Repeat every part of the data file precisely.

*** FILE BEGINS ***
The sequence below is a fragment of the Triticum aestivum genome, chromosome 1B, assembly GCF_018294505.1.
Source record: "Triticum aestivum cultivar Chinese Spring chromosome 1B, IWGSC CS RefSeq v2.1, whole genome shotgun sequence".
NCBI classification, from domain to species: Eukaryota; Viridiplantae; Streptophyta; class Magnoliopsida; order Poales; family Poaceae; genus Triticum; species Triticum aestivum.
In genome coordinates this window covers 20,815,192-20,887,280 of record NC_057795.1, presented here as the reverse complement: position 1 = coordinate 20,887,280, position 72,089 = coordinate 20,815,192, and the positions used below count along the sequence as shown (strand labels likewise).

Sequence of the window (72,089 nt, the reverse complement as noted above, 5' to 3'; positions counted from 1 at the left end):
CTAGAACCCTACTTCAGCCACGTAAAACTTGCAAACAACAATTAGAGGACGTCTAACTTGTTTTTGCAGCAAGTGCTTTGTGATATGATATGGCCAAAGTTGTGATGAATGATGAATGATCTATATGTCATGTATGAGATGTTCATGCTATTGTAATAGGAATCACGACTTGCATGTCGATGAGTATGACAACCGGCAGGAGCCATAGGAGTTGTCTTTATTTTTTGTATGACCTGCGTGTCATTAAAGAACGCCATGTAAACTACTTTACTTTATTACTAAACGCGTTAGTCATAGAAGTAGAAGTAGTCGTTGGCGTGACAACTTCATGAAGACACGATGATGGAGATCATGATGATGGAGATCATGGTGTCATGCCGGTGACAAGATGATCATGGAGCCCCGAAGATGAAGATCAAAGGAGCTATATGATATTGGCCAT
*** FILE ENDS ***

The sequence below is a fragment of the Triticum aestivum genome, chromosome 1B, assembly GCF_018294505.1.
Source record: "Triticum aestivum cultivar Chinese Spring chromosome 1B, IWGSC CS RefSeq v2.1, whole genome shotgun sequence".
NCBI classification, from domain to species: Eukaryota; Viridiplantae; Streptophyta; class Magnoliopsida; order Poales; family Poaceae; genus Triticum; species Triticum aestivum.
In genome coordinates this window covers 20,815,192-20,887,280 of record NC_057795.1, presented here as the reverse complement: position 1 = coordinate 20,887,280, position 72,089 = coordinate 20,815,192, and the positions used below count along the sequence as shown (strand labels likewise).

Sequence of the window (72,089 nt, the reverse complement as noted above, 5' to 3'; positions counted from 1 at the left end):
CTAGAACCCTACTTCAGCCACGTAAAACTTGCAAACAACAATTAGAGGACGTCTAACTTGTTTTTGCAGCAAGTGCTTTGTGATATGATATGGCCAAAGTTGTGATGAATGATGAATGATCTATATGTCATGTATGAGATGTTCATGCTATTGTAATAGGAATCACGACTTGCATGTCGATGAGTATGACAACCGGCAGGAGCCATAGGAGTTGTCTTTATTTTTTGTATGACCTGCGTGTCATTAAAGAACGCCATGTAAACTACTTTACTTTATTACTAAACGCGTTAGTCATAGAAGTAGAAGTAGTCGTTGGCGTGACAACTTCATGAAGACACGATGATGGAGATCATGATGATGGAGATCATGGTGTCATGCCGGTGACAAGATGATCATGGAGCCCCGAAGATGAAGATCAAAGGAGCTATATGATATTGGCCAT